by Cat Ellen, contributing writer
Breaking Long-Distance Driving Records
After ten years of research and exploration, NASA’s Opportunity Mars rover broke the long-distance driving record for vehicles on off-Earth surfaces. This week, an additional drive of 157 feet flipped Oppy’s odometer past the 25 mile mark, passing the previous record from the Soviet Union’s Lunokhod 2 rover (which did all its driving on the moon).
“Opportunity has driven farther than any other wheeled vehicle on another world,” said Mars Exploration Rover Project Manager John Callas, of NASA’s Jet Propulsion Laboratory in Pasadena, California. “This is so remarkable considering Opportunity was intended to drive about one kilometer and was never designed for distance. But what is really important is not how many miles the rover has racked up, but how much exploration and discovery we have accomplished over that distance.”
Competition for driving records can also inspire today’s scientists and engineers to honor those earlier moon missions from the 1970s. Lunokhod 2 landed on the moon in 1973 and it managed 24.2 miles in less than five months of exploration. Oppy’s rover team at NASA’s Jet Propulsion Laboratory named a crater on Mars “Lunokhod 2” in honor of those historical tracks on the moon. The Lunokhod 2 crater on Mars can be found on the outer slope of the Endeavour crater, Oppy’s exploration home since 2011.
Curiosity’s Younger Sibling Planned for 2020
This week, NASA announced more details for the Mars 2020 mission, which will send the next rover to Mars. Current plans build on the design for the Curiosity rover and include new scientific instruments for new geological studies and discoveries.
“Today we take another important step on our journey to Mars,” said NASA Administrator Charles Bolden. “While getting to and landing on Mars is hard, Curiosity was an iconic example of how our robotic scientific explorers are paving the way for humans to pioneer Mars and beyond. Mars exploration will be this generation’s legacy, and the Mars 2020 rover will be another critical step on humans’ journey to the Red Planet.”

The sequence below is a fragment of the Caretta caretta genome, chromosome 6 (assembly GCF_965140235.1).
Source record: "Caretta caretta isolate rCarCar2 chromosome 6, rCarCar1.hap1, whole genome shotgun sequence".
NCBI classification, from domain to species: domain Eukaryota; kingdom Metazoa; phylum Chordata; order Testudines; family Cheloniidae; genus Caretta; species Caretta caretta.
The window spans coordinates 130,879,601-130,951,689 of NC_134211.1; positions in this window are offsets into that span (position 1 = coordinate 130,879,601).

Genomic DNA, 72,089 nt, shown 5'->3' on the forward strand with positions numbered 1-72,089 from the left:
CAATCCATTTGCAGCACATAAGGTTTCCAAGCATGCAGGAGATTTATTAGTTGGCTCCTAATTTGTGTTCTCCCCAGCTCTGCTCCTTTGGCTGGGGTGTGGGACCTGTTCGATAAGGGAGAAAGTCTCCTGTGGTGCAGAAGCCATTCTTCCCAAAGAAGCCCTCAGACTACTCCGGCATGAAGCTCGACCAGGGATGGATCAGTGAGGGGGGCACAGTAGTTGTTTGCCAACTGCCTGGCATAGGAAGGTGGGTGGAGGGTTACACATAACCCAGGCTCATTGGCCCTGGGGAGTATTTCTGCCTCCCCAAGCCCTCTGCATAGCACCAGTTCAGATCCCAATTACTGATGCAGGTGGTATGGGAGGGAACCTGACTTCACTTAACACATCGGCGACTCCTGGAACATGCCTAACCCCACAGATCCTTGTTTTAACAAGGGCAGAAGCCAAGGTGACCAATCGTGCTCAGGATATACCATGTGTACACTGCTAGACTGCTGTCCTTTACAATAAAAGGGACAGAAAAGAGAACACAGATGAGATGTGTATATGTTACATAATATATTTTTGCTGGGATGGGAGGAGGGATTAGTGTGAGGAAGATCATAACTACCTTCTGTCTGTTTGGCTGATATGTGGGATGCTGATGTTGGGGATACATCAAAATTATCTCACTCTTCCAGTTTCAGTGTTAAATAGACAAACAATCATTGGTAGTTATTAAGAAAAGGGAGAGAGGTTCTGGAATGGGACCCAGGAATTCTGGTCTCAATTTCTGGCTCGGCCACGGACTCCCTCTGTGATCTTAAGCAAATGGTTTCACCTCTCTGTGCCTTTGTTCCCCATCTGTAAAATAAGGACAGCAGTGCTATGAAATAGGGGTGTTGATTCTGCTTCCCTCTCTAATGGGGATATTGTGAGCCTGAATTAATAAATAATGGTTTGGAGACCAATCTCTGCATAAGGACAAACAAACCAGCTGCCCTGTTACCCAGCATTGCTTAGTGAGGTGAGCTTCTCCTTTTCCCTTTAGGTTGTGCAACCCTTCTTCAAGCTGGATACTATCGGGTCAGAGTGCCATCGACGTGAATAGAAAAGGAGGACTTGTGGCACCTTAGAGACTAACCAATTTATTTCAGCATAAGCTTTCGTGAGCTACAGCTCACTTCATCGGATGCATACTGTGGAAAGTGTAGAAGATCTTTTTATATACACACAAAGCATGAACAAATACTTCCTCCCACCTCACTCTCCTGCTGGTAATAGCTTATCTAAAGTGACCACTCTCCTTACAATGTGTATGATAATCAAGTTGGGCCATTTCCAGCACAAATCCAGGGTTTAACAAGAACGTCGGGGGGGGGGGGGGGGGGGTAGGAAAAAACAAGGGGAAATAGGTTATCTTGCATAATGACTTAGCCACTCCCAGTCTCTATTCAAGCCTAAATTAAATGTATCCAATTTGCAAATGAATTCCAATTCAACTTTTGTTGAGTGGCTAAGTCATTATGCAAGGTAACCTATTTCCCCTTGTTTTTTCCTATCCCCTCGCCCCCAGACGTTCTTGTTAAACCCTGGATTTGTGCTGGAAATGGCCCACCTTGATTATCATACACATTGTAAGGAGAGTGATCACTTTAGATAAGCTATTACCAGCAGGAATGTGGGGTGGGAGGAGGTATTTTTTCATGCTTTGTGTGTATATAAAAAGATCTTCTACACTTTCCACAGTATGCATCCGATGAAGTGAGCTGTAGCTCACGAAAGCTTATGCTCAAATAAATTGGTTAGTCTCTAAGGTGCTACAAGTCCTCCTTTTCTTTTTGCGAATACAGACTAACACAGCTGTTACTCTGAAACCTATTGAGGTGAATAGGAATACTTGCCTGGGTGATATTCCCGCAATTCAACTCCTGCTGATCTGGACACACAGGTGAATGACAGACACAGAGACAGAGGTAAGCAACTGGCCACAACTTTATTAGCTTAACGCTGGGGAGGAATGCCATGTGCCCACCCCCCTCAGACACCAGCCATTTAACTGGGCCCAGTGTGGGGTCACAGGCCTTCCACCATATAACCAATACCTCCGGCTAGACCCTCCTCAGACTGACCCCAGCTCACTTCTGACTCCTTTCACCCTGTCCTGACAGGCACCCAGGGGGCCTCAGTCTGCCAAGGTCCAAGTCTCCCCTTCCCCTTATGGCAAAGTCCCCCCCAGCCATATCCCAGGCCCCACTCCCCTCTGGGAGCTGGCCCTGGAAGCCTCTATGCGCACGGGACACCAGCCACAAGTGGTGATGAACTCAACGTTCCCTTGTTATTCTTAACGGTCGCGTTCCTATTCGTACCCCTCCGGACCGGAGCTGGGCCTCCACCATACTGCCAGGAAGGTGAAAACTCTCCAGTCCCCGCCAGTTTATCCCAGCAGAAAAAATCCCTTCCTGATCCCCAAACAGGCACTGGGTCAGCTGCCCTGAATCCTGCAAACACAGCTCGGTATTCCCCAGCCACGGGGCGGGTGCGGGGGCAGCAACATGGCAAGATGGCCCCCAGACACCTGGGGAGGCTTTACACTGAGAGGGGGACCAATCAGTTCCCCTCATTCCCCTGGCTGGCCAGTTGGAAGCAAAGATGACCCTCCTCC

Engineers and researchers around the world submitted a record number of proposals for the instruments on the next Mars rover. From the 58 proposals, NASA announced seven instruments for the extra-terrestrial science lab including an advanced camera system, imaging equipment to examine chemicals and organic compounds in minerals and rocks, an X-ray fluorescence spectrometer, an ultraviolet (UV) laser spectrometer, experimental equipment to produce oxygen from Mars’ carbon dioxide, environmental sensors to analyze temperatures, humidity, and wind, and ground-penetrating radar equipment. Check out our in-depth article on the selected instruments for more information!
First Close-Up of Mount Sharp’s Base
Curiosity’s record-breaking drive has brought it much closer to its next long-term science destination, on the lower slopes of Mount Sharp. The mountain is in the middle of the Gale Crater, and its base layer has an outcrop which the rover team have dubbed “Pahrump Hills.” Curiosity is currently about a third of a mile from Pahrump Hills, and has sent back its first close-up of the outcrop.
“We’re coming to our first taste of a geological unit that’s part of the base of the mountain rather than the floor of the crater,” said Curiosity Project Scientist John Grotzinger of the California Institute of Technology, Pasadena. “We will cross a major terrain boundary.”
- Mars Exploration Program
- Twitter: @MarsRovers, Spirit and Oppy
- Twitter: @MarsCuriosity
- Facebook: NASA’s Curiosity Mars Rover
- Twitter: @NASAJPL
Cat Ellen is a technical writer by trade, an occasional copy editor
and beta reader, and has a passion for teaching ATS bellydance and
numerous textile arts, notably drop spindle and card weaving.